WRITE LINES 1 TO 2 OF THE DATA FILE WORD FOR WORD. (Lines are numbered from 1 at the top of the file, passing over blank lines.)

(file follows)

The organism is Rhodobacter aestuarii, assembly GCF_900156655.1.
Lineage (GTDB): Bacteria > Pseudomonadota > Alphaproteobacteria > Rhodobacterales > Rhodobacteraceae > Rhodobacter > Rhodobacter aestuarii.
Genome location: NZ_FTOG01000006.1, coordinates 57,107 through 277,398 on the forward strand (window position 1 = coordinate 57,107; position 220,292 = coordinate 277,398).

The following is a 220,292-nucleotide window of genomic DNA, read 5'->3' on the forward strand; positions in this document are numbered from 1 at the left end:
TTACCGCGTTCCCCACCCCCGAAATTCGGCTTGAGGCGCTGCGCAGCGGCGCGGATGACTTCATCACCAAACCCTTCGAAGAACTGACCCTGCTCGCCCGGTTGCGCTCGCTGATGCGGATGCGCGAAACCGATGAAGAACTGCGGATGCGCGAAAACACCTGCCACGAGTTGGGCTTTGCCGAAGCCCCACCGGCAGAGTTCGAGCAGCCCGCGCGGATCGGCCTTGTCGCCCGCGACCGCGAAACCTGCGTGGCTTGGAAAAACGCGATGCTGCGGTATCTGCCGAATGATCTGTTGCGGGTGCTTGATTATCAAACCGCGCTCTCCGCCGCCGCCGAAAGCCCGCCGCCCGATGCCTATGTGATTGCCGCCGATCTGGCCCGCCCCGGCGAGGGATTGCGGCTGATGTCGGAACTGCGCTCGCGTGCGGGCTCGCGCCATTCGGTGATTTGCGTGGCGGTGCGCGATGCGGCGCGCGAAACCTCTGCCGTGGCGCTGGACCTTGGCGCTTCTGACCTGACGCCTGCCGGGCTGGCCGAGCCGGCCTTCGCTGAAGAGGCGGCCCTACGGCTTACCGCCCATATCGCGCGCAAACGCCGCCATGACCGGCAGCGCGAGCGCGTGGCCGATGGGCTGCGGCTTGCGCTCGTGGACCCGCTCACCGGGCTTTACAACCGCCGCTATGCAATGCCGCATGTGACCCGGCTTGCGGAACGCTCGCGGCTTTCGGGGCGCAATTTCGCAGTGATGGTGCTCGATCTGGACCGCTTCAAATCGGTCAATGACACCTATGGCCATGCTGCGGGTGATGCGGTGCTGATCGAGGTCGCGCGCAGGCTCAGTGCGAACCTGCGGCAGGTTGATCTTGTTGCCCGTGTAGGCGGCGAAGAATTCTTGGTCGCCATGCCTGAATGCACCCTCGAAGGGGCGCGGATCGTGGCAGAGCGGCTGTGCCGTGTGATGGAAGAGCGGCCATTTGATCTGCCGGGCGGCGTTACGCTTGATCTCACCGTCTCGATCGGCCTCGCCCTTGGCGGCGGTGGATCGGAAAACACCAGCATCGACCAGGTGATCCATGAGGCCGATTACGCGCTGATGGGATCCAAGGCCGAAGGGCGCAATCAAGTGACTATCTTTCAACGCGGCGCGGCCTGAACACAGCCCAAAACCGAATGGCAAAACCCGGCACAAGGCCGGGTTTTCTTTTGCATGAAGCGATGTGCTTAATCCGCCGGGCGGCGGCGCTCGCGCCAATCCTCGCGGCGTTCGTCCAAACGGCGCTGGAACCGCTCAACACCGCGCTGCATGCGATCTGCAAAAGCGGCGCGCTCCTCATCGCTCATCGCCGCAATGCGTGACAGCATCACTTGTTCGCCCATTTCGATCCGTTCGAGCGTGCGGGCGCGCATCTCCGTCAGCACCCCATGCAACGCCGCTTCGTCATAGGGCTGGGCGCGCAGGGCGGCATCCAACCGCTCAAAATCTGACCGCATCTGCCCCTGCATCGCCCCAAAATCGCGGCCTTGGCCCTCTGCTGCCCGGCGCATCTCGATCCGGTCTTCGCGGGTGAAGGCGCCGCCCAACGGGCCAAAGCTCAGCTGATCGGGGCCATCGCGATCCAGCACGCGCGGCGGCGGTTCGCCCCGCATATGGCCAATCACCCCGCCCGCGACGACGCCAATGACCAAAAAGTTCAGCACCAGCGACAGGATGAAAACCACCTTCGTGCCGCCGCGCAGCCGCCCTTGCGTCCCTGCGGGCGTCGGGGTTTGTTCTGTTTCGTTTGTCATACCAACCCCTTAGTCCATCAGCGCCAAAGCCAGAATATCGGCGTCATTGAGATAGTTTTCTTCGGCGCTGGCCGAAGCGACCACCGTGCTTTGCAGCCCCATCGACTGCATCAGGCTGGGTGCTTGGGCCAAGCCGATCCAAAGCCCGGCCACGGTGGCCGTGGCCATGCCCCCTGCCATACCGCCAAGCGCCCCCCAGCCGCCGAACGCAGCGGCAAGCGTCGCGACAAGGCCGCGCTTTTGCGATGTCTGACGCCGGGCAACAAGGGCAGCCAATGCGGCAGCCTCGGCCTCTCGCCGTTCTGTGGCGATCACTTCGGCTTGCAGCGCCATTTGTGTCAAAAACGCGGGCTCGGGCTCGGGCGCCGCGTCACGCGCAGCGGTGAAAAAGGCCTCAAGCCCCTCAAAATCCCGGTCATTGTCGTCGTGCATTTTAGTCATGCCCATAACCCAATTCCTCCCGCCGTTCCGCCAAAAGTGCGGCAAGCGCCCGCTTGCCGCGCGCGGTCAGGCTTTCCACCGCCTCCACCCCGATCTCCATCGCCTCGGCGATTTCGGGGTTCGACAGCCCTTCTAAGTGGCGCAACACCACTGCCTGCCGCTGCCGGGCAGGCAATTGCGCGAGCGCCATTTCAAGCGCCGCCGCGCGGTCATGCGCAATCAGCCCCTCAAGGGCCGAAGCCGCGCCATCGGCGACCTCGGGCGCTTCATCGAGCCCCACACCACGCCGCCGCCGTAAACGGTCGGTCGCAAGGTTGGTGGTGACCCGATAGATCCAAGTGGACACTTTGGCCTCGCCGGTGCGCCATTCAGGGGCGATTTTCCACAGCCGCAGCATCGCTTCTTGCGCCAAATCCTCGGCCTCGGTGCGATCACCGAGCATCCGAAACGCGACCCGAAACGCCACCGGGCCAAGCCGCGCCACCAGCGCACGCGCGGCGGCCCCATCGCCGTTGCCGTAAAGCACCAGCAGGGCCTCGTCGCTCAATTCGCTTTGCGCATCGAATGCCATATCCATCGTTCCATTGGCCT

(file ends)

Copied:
The organism is Rhodobacter aestuarii, assembly GCF_900156655.1.
Lineage (GTDB): Bacteria > Pseudomonadota > Alphaproteobacteria > Rhodobacterales > Rhodobacteraceae > Rhodobacter > Rhodobacter aestuarii.